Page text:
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Year : 2018  |  Volume : 14  |  Issue : 10  |  Page : 820

Contraception, opisthorchiasis, and cholangiocarcinoma

1 KMT Primary Care Center, Bangkok, Thailand
2 Department of Tropical Medicine, Hainan Medical University, Hainan, China

Date of Web Publication24-Sep-2018

Correspondence Address:
Sora Yasri
KMT Primary Care Center, Bangkok
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Source of Support: None, Conflict of Interest: None

DOI: 10.4103/0973-1482.191029

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How to cite this article:
Yasri S, Wiwanitkit V. Contraception, opisthorchiasis, and cholangiocarcinoma. J Can Res Ther 2018;14, Suppl S3:820

How to cite this URL:
Yasri S, Wiwanitkit V. Contraception, opisthorchiasis, and cholangiocarcinoma. J Can Res Ther [serial online] 2018 [cited 2020 Feb 26];14:820. Available from: http://www.cancerjournal.net/text.asp?2018/14/10/820/191029


The role of estrogen in the development of cholangiocarcinoma is very interesting. It is evidence that catechol-cholesterol is an important parasitic metabolite that results in cancer development.[1] It is proved that estrogen can stimulate abnormal growth in biliary tract and can result in further cancer cell proliferation.[2] Hence, at present, it is already mentioned that excessive estrogen should be added as an important risk factor for cholangiocarcinoma adding to the general known risk, i.e., opisthorchiasis due to raw fish intake. However, an important concern is on female contraception. The use of hormone in contraception is common, and it is usually a controversial issue in medicine [Table 1]. For injection contraception, Depot medroxyprogesterone acetate is not an estrogen, there is no clinical problem. In addition, it is already proven to be safe in patients with opisthorchiasis.[3] However, the issue is on oral contraception by estrogen.[4] In the nonendemic areas of opisthorchiasis, it is evidence on “lack of association with cholangiocarcinoma” for short-term oral contraceptive use.[5] However, the case report of “cholangiocarcinoma in a young female taking oral contraceptives” can be available.[6] In addition, according to the immunohistochemical study of cholangiocarcinoma, many cases are positive for estradiol.[7] Until now, there is no clear evidence on the effect of long-term use of oral estrogen in patients with opisthorchiasis. To play safe, it is suggested that nonoral contraception is more preferable for any patient with opisthorchiasis.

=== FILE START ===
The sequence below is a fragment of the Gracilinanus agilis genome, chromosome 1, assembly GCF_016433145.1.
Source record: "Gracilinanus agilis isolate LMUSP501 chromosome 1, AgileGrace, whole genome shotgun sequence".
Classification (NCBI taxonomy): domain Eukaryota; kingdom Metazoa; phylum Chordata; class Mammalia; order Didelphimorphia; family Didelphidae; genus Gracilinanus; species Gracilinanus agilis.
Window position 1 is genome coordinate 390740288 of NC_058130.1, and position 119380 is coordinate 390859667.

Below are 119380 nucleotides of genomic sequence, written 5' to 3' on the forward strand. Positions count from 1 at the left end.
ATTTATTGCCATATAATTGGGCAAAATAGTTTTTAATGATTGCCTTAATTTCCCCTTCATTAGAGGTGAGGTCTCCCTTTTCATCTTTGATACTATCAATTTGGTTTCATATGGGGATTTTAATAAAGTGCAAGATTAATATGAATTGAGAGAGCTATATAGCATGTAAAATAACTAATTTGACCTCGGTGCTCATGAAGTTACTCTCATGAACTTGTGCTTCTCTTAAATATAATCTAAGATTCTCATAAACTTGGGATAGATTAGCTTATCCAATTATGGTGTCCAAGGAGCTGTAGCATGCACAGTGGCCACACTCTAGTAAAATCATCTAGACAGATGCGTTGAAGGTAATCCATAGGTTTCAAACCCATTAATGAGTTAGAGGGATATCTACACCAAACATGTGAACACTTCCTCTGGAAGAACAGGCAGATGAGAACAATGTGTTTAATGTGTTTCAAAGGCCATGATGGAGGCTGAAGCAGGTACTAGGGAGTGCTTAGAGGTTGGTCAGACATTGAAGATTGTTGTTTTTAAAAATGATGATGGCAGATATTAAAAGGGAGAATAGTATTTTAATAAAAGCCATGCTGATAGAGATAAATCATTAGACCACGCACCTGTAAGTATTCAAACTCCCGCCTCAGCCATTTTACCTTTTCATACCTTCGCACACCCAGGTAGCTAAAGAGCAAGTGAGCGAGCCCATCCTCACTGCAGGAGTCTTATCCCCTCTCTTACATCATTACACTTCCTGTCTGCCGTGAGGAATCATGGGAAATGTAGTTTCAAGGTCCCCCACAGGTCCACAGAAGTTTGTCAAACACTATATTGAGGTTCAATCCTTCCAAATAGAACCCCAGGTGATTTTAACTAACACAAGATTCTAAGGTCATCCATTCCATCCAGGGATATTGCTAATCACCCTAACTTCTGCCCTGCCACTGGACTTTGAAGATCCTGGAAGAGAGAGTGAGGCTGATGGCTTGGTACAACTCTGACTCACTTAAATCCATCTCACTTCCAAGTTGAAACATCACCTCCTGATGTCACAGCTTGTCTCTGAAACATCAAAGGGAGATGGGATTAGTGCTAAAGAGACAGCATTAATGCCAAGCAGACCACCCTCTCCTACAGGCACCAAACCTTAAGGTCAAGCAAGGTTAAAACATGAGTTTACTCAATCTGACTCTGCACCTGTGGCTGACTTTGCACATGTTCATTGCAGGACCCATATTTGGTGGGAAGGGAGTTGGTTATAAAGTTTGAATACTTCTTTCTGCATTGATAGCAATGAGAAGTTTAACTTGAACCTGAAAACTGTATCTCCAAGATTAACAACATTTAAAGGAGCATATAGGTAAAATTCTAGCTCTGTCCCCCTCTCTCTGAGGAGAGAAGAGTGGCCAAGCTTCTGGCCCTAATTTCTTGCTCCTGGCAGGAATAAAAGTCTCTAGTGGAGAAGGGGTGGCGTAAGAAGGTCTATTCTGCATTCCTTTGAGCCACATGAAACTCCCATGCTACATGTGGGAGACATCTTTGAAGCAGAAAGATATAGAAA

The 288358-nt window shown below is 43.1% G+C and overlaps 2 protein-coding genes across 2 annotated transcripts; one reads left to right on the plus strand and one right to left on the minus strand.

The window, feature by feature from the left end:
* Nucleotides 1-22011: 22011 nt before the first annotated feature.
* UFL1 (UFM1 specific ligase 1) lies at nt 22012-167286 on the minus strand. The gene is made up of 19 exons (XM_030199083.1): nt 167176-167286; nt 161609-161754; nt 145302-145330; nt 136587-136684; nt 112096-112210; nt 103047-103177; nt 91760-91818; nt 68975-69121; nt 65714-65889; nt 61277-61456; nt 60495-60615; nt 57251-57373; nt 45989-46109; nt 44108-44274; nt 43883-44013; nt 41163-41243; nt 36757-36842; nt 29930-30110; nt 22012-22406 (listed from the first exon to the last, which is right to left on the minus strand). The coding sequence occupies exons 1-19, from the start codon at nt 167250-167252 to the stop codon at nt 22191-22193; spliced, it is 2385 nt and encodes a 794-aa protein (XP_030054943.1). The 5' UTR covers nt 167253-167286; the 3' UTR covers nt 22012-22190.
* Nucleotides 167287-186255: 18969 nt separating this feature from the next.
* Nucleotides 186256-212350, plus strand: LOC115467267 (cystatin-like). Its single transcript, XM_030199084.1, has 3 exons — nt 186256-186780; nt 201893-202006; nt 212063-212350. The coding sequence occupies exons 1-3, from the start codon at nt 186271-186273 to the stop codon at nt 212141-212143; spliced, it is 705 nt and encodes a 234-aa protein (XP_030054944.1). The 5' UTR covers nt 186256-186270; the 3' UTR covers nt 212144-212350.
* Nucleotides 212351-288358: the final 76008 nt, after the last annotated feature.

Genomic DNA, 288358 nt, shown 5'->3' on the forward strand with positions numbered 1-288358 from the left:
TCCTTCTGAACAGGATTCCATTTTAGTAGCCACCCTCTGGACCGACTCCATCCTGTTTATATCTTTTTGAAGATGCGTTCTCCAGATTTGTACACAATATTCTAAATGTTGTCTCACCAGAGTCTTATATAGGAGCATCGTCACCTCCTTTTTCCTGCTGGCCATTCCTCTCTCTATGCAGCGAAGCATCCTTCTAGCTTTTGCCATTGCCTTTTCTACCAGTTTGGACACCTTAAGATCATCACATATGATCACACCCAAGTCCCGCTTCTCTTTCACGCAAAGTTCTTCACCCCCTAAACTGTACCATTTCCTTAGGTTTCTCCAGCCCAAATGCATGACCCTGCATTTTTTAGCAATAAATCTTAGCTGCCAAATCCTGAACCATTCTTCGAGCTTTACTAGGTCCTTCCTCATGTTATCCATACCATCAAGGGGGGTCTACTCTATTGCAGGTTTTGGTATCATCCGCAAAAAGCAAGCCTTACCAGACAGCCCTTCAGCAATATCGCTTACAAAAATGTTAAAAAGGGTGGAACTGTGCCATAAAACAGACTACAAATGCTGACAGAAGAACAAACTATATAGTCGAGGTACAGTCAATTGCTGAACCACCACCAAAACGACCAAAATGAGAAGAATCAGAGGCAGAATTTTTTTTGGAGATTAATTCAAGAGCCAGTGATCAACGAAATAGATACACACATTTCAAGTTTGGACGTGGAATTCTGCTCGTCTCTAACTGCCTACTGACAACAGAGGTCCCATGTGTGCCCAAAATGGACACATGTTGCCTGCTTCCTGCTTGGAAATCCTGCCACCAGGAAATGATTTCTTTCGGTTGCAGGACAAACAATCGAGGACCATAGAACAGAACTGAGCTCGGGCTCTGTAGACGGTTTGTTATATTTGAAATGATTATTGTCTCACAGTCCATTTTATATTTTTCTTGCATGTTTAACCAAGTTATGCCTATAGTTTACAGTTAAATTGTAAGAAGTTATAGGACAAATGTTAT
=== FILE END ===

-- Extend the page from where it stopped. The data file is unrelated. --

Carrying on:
Table 1: The effects of various female contraception methods on cholangiocarcinoma

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 > References Top

Brindley PJ, da Costa JM, Sripa B. Why does infection with some helminths cause cancer? Trends Cancer 2015;1:174-82.  Back to cited text no. 1
Mancino A, Mancino MG, Glaser SS, Alpini G, Bolognese A, Izzo L, et al. Estrogens stimulate the proliferation of human cholangiocarcinoma by inducing the expression and secretion of vascular endothelial growth factor. Dig Liver Dis 2009;41:156-63.  Back to cited text no. 2
Grossman RA, Asawasena W, Chalpati S, Taewtong D, Tovanabutra S. Effects of the injectable contraceptive depot medroxyprogesterone acetate in Thai women with liver fluke infestation: final results. Bull World Health Organ 1979;57:829-37.  Back to cited text no. 3
Chulacharit E, Petchakit V, Rosenfield AG. Oral contraception and liver fluke disease. J Obstet Gynaecol Br Commonw 1972;79:657-0.  Back to cited text no. 4
Rosenberg L. The risk of liver neoplasia in relation to combined oral contraceptive use. Contraception 1991;43:643-52.  Back to cited text no. 5
Littlewood ER, Barrison IG, Murray-Lyon IM, Paradinas FJ. Cholangiocarcinoma and oral contraceptives. Lancet 1980;1:310-1.  Back to cited text no. 6
Liossi AK, Aroni KG, Kyrkou KA, Kittas C, Markaki SP. Immunohistochemical study of sex steroid hormones in primary liver cancer. Cancer Detect Prev 1988;13:195-201.  Back to cited text no. 7


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